Connecticut’s First Prohibition Law


By Elizabeth J. Normen
(c) Connecticut Explored Inc. Summer 2017

The theme of this issue—food and agriculture—is not only seasonally on point, it’s fertile territory. The last time we dug into Connecticut’s historic foodways was Spring 2006. In that issue we featured stories about émigré Jewish farmers in eastern Connecticut, the state fish (American shad), America’s first cookbook, our favorite diners, and how Connecticut Native Americans’ cuisine fed the colonists. (Visit

“Historic foodways” is the academic term for the eating habits and culinary practices of a historical period, and studying them tells us interesting things about Connecticut. Our consumption of alcoholic beverages appears to be a case in point.

In Fall 2016’s “The Brotherhood of the State Police,” we learned that the founding of the Connecticut State Police in 1903 had its origins in concern that town sheriffs and constables were inconsistently enforcing laws regulating alcohol. That concern had existed at least since 1871 when a bill to establish a state police was proposed and defeated. More evidence is the fact, as we learn in “Connecticut’s Hopyards” in this issue, that Connecticut passed a prohibition law in 1854 and repealed it in 1872.

Wait. What? Connecticut passed a prohibition law in 1854?

Historian Albert Van Dusen writes in Connecticut (Random House, 1961) that in the 1854 state elections, the Kansas-Nebraska Act (repealing the Missouri Compromise) “hurt the Democrats by temporarily uniting Whigs, Free Soilers, and Prohibitionists…. The same session brought passage of a prohibition act which outlawed all traffic in spirituous liquors except for medicinal purposes.” The Act for Suppression of Intemperance in fact also made exceptions for sacramental, chemical, and mechanical uses, too. All other uses were banned. The act allowed for sale of imported liquor in its original casks and for licensing of manufacturers who paid a minimum $1,000 bond. All liquor sales had to go through agents appointed by the towns. The agent was required to provide detailed reports of sales and all proceeds to the town.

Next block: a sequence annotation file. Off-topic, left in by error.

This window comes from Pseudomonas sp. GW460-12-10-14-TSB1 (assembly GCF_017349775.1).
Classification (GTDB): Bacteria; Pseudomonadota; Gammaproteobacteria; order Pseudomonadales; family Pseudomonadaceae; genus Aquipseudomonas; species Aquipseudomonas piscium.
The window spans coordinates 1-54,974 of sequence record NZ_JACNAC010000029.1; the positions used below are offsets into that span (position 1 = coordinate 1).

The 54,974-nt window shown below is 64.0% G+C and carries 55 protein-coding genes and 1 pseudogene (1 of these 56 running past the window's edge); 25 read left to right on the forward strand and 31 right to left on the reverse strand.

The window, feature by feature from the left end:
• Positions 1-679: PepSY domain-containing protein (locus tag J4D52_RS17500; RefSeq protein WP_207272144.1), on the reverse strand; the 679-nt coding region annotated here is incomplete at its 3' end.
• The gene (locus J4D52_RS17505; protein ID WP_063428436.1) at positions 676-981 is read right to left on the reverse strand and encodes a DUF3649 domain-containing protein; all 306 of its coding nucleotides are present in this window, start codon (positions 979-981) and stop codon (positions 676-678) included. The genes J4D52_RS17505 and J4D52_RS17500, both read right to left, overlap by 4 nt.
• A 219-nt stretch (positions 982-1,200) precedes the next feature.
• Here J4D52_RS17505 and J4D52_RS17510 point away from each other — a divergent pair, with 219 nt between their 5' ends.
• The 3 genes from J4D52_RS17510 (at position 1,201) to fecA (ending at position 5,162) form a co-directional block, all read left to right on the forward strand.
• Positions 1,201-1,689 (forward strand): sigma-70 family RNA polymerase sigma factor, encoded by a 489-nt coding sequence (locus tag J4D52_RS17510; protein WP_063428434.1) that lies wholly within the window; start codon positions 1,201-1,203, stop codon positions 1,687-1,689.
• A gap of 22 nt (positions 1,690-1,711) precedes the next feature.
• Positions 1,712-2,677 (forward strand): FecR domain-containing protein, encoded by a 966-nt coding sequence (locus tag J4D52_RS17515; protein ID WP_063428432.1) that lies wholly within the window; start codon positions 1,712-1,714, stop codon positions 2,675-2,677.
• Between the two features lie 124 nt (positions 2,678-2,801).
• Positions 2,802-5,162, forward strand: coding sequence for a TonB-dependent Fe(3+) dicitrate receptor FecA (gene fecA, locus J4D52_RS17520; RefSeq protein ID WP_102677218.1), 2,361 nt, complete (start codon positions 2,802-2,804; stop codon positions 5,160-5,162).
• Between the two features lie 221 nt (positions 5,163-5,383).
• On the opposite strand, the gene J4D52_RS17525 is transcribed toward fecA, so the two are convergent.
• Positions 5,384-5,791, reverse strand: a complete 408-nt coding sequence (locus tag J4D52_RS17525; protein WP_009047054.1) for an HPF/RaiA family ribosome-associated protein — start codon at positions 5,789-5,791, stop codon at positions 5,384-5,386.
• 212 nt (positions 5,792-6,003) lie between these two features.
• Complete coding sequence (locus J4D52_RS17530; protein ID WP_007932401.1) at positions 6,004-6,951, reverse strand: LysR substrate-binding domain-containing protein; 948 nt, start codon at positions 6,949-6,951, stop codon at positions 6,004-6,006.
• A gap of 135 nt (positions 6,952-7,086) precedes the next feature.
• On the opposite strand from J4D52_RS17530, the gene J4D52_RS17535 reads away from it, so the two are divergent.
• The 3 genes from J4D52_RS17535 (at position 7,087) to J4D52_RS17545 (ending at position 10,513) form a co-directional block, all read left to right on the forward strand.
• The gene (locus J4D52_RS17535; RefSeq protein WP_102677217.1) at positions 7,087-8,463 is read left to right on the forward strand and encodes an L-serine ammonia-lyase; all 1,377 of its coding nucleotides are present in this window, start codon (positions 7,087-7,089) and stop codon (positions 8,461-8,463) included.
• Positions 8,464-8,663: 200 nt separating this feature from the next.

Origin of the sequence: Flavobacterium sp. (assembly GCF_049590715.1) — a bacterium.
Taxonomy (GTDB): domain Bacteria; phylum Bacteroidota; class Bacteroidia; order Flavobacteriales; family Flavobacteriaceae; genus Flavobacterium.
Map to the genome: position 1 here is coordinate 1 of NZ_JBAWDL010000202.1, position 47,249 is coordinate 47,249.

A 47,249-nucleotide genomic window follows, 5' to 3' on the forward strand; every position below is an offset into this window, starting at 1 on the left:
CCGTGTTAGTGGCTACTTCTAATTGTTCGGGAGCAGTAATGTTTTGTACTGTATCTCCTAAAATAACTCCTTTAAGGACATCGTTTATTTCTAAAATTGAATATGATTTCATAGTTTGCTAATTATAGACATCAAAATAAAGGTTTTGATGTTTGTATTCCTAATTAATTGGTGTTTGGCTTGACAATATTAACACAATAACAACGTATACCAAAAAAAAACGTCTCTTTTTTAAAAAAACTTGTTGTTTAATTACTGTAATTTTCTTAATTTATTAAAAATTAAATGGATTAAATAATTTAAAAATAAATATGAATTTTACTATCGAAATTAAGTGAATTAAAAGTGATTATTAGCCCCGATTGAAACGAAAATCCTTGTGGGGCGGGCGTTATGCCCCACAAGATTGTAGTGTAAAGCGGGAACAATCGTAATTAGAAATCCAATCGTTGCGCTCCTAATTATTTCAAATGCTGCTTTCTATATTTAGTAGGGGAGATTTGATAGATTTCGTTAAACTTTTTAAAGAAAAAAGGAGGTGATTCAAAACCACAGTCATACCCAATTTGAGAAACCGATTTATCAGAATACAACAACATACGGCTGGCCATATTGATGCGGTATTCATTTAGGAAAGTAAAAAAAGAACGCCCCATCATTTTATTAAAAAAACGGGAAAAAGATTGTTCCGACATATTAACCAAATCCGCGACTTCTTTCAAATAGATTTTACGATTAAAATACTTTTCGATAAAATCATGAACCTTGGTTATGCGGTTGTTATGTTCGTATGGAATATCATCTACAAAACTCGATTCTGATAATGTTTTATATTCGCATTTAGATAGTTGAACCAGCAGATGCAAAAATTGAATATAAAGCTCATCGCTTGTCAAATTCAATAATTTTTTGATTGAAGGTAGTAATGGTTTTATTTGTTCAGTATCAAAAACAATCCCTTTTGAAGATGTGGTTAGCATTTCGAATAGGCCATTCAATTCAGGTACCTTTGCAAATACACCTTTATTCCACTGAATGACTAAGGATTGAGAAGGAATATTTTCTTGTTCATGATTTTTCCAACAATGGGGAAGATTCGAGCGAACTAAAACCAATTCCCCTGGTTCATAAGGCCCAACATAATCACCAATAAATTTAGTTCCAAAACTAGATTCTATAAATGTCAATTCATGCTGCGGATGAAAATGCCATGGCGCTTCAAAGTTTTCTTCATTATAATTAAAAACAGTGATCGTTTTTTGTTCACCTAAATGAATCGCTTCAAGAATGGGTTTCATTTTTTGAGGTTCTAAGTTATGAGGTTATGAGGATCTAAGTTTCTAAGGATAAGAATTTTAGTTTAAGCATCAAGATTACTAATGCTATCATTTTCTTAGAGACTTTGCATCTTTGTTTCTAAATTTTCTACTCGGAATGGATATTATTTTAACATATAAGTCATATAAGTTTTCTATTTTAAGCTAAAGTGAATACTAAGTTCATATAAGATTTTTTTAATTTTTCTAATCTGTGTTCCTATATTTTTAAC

More research would be needed to explain what this was all about and in what ways it would “suppress intemperance.” We know that temperance leagues had been railing against the evils of drink and seeking legislative relief since the 1830s. A quick Google search reveals that Connecticut was not alone and that by 1876 “the prohibitory laws” in Massachusetts, Connecticut, Rhode Island, Michigan, and Pennsylvania had also been repealed. “Thus [were]carried five states to the rum side,” lamented James Black in his tract “Is There a Necessity for a Prohibition Party?”(National Temperance Society, 1876).

Van Dusen goes on to explain that in Connecticut, “public enthusiasm for the prohibition experiment quickly faded, and within a decade the law became a dead letter.” That may be why we’ve never heard of Connecticut’s prohibition law and why some were calling for its enforcement through a state police force the year before it was repealed and Connecticut was carried to “the rum side.”

Some 50 years later, when national prohibition passed in 1920, Connecticut and Rhode Island were the only two states that didn’t ratify the amendment. But some traditions hung on: our Blue Law prohibiting liquor sales on Sunday remained in force until 2012.

Cheers! We hope you enjoy this issue, perhaps accompanied by a cold local brew and a freshly shucked local oyster.


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